We started as a profile on Pinterest, but ‘Beat Girl’ gradually extended to different platforms and formats, from Books to mobile games.
We were lucky to find a cast and crew that followed our vision and went the extra mile to help produce all the pieces of content necessary to make ‘Beat Girl’ a true Multiplatform project.
Has the finished film met expectations. We only ask because sometimes we meet people involved in a production and they seem disappointed with the final product?
If you ask this question to every single creative person in the world, whether it be a photographer, an actor, a writer or a director, they will say that they always wanted to do it better.
Actors never like to see themselves on the screen and as a producer you always think we could have done this scene in a different way.
But overall, now that some time passed since we finished the movie and after seeing it a few times with an audience in the cinema, I’m very happy with the final result, both in terms of story, but also the directing and actors performances. It’s a nice, small, coming of age film with a kick-ass soundtrack.
With such a talented director and writer/producer on board this must have been a project that many people wanted to get involved with. How tough was it to choose the right team to work with?
Although the story was in works for a few years, the project started to come together by the end of 2011 when we shot a few scenes from the original script to create a teaser promo that helped us to finance the project.
The girl that was picked for this promo was Louise and we liked her performance so much that she then becomes the obvious choice for the character of Heather. Then, crew and cast came together; creating this amazing team I had the pleasure to work with during the last two years.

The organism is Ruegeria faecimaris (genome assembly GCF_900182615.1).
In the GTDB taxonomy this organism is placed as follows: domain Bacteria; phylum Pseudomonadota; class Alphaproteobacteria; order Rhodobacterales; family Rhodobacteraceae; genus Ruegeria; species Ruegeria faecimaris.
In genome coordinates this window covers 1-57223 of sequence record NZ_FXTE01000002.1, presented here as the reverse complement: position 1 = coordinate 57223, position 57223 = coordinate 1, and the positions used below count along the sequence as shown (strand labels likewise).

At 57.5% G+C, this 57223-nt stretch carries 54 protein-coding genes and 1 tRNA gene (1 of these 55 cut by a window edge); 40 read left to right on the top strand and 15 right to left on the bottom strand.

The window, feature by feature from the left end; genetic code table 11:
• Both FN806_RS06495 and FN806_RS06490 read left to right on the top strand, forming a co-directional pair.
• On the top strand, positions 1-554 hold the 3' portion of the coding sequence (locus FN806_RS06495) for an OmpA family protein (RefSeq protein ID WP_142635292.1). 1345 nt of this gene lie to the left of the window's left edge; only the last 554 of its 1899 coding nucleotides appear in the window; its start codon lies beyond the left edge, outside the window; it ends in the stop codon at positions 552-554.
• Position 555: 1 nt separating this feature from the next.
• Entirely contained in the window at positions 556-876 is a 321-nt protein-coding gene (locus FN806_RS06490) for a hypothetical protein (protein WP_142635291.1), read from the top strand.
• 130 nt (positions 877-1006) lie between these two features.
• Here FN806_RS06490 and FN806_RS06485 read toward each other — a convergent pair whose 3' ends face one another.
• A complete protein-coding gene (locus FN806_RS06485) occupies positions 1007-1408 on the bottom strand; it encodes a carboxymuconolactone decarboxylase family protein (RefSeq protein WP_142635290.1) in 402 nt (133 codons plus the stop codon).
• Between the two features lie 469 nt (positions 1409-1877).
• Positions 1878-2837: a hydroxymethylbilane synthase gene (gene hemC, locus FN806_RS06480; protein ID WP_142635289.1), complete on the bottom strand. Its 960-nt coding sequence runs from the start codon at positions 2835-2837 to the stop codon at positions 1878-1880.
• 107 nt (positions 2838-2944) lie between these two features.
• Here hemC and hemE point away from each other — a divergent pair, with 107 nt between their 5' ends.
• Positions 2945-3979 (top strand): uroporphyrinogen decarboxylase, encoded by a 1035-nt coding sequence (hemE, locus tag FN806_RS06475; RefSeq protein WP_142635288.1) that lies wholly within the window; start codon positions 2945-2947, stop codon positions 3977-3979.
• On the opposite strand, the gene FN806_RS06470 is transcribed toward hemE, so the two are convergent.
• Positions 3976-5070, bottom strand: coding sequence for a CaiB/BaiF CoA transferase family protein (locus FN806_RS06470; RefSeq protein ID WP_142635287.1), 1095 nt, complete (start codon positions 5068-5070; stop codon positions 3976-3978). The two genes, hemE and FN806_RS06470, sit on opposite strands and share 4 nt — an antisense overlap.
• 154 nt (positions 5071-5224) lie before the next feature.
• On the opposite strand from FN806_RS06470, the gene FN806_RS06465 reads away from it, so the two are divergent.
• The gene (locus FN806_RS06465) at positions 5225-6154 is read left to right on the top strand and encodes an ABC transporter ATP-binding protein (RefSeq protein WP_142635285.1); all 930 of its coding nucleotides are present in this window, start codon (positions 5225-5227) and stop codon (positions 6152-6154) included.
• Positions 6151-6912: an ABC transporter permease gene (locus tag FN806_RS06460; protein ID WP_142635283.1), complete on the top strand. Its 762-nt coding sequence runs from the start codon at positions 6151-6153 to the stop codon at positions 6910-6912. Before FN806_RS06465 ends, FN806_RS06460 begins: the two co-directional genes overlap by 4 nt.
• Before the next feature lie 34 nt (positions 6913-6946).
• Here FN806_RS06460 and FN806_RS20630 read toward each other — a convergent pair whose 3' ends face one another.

The movie is launched in the UK in a few short weeks. Are the cast and crew excited about what viewers will think of it?
Everybody that has worked for so long on a project like this, from actors, to directors and crew, it’s always exciting when you see the final piece on the big screen. During the production you can always see the result of the work you are doing but never the full picture.
Then seeing it on the screen with an audience totally changes the perception of your work. We have already done a few press-screenings and the cast members that already saw the final movie were really excited with the final result.
Have you any media/personal appearances lined up to coincide with the movie launch?
We have a very comprehensive list of events lined up to promote the movie on both sides of the Atlantic. As the movie will also be distributed in the US (on HULU), the cast are also doing interviews and appearances in Los Angeles.
What is next for you. Have you many projects in the works?
At the moment we have two other movies in post production: ‘Collider’, a sci-fi adventure movie based on the comic book series with the same name and ‘Road to Revolution’, a documentary about the consequences of the Arab Spring. Both movies will open in Europe next fall.
We have a teen comedy currently in the development stages, ‘Girl Heart Boy’, based on the hit book series published by Penguin Books and ‘Made With Love’, a rom-com based on our own eBook that was published last Valentine’s Day and is already reaching 2 million readers.